The EU’s biggest financial rule book shake-up in a decade has just landed. This week I sum up what it means for private investors and their advisors.
For the latest Winter Issue of Confidant, I spoke to Penny Rooney, Partner and Director of Compliance, to find out what MiFID II means for Killik & Co clients.
Why MiFID II?
This is the second EU Directive of its type and I strongly suspect that it won’t be the last! 10 years ago, in 2007, the first version (MiFID), represented the EU’s attempt to harmonise financial markets regulation across the whole of Europe. Then we had the financial crisis, which rather exposed the flaws in the existing rulebook – markets were not as stable as they should have been and were too open to manipulation. Persuading 27 countries to agree on how to move forward hasn’t been easy, which is why it’s taken a decade to get to where we are. Investor protection is a key part of these new rules – making sure that people know what they are buying and how much it’s going to cost them and then ensuring that they receive regular position and performance updates.
How has this business been affected?
Our clients will notice a number of differences between the “old” and “new” regimes. Here are three of the bigger ones;
We have always had an obligation to assess suitability: MiFID II reinforces the importance of this, extends it, and also puts a bigger onus on us to keep it up to date. So, for example, there are still certain key things that we have to ascertain and evidence before we can offer a product or service, such as whether we think a client can handle the risk associated with a particular investment and bear any potential losses. In order to assess that, the rules say you have to consider a number of factors; the extent of a client’s regular income and its source, any regular financial commitments and what other assets they hold in the form of cash, investments, property or pensions.
Further, whereas under MiFID we only compiled a suitability report for certain products and services, MiFID II requires that every piece of advice is accompanied by one. That even includes advice not to do anything. For example, an Investment Manager might say to you, “Your portfolio looks absolutely fine and I don’t think you should make any changes.” That now qualifies as advice and we need to follow up with a report effectively confirming our mutual agreement that you don’t need to act.
We also have an obligation to report every transaction we undertake for a client to the regulator at the end of each day. To do that, we need a unique identifier code for every individual or entity that we deal with. For a British national, that identifier will typically be a national insurance number. For a national of another EU member state, it might be an identity card or tax number. When it comes to companies and trusts we need a legal entity identifier. Without this information, we can’t process trades and nor can anyone else. The logic behind all of this is that, at any point, the regulator can now join up all of the transactions being undertaken by, or on behalf of, a client even if they are routed via multiple third parties and jurisdictions. This comprehensive reporting trail will help them to spot market manipulation, or at least that’s the theory.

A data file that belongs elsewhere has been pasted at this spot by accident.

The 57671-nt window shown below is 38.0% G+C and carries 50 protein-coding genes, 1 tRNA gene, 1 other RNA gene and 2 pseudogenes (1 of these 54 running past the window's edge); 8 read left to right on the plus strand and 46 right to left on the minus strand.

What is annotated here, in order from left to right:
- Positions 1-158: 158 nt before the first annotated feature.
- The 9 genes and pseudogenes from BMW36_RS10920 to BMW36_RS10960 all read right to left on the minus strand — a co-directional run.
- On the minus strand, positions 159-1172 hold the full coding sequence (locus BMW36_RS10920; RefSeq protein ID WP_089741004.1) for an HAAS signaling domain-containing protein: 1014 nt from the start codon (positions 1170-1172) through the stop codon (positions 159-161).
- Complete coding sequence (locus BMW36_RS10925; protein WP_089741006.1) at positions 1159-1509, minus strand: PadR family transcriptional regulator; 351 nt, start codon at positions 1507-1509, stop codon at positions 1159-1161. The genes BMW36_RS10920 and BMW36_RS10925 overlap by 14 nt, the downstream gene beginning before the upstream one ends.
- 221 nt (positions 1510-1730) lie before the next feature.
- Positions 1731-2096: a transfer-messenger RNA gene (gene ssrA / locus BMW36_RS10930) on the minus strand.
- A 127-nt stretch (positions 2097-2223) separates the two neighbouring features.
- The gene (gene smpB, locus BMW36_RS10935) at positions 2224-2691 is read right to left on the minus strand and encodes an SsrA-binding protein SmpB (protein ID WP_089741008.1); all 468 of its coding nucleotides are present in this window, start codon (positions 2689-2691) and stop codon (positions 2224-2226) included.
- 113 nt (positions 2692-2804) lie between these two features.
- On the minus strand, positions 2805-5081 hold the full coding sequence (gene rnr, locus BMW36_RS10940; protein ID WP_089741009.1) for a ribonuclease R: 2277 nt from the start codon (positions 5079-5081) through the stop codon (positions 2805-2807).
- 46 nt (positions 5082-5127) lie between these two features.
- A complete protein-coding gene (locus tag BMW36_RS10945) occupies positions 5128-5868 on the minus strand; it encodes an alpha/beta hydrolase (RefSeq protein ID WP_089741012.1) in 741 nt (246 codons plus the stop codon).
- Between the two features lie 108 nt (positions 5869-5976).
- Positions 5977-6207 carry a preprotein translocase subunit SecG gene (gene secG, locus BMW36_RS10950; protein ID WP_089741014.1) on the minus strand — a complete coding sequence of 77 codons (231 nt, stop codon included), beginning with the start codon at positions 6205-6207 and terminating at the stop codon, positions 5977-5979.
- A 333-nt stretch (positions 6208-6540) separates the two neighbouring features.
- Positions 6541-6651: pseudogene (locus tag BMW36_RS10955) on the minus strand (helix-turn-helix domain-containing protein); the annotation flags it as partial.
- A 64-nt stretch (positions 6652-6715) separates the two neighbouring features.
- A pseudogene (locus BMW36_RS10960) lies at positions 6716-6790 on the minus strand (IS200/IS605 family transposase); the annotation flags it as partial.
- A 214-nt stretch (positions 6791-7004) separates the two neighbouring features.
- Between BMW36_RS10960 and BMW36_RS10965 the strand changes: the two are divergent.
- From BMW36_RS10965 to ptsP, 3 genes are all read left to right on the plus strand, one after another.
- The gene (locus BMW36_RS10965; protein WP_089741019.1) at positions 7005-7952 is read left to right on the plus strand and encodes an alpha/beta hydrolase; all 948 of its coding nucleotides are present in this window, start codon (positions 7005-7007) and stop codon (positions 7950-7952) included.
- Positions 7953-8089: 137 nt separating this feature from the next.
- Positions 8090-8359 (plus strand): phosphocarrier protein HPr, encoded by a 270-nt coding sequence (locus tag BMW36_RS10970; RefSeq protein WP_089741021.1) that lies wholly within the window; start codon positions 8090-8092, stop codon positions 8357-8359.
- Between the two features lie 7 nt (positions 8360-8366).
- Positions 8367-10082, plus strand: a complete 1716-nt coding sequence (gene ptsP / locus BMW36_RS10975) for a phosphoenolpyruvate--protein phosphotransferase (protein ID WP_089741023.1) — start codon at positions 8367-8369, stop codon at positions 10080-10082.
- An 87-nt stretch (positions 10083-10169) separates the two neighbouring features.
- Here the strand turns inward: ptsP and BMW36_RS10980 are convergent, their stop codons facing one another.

Under MiFID II we will also have to actively and regularly monitor a client’s circumstances and check that our records are up to date. We will need to know if, for example, a client sells a major asset, or has another child, or retires. All of these events could influence how we manage their assets and shape our recommendations.
I accept that for some clients, this new regime could feel a bit intrusive. However, the new requirements should also help us to improve the quality of the advice and investment management we can offer. Needless to say, we never share suitability information with anybody else. That works both ways, of course, which means that every new client has to go through our suitability process even if they have already been through something similar with another firm.
There are several changes in this area.
One of the simplest is that whereas custody statements used to be produced annually, now they need to be provided quarterly.
Others are less straightforward. For example, there is a new requirement to inform discretionary clients every time their portfolio suffers a drop of 10% or more on a quarterly basis. That’s because the EU sees the world very much from a single product perspective, where if that’s all you held, a 10% drop may be significant. Whereas in the context of a wider diversified portfolio, a short-term fluctuation may be of little or no concern, but under MiFID II it needs to be flagged. And although historically, a client would have expected to hear from their Investment Manager anyway when markets were a bit choppy and portfolios were down, this new rule tries to make that systematic. The danger is that these formal 10% notifications could make people jittery, especially if they receive more than one in succession – it’s an example of where a well-intentioned rule in the context of a single product holding could be completely counterproductive in our space. That is something we will need to manage with clients.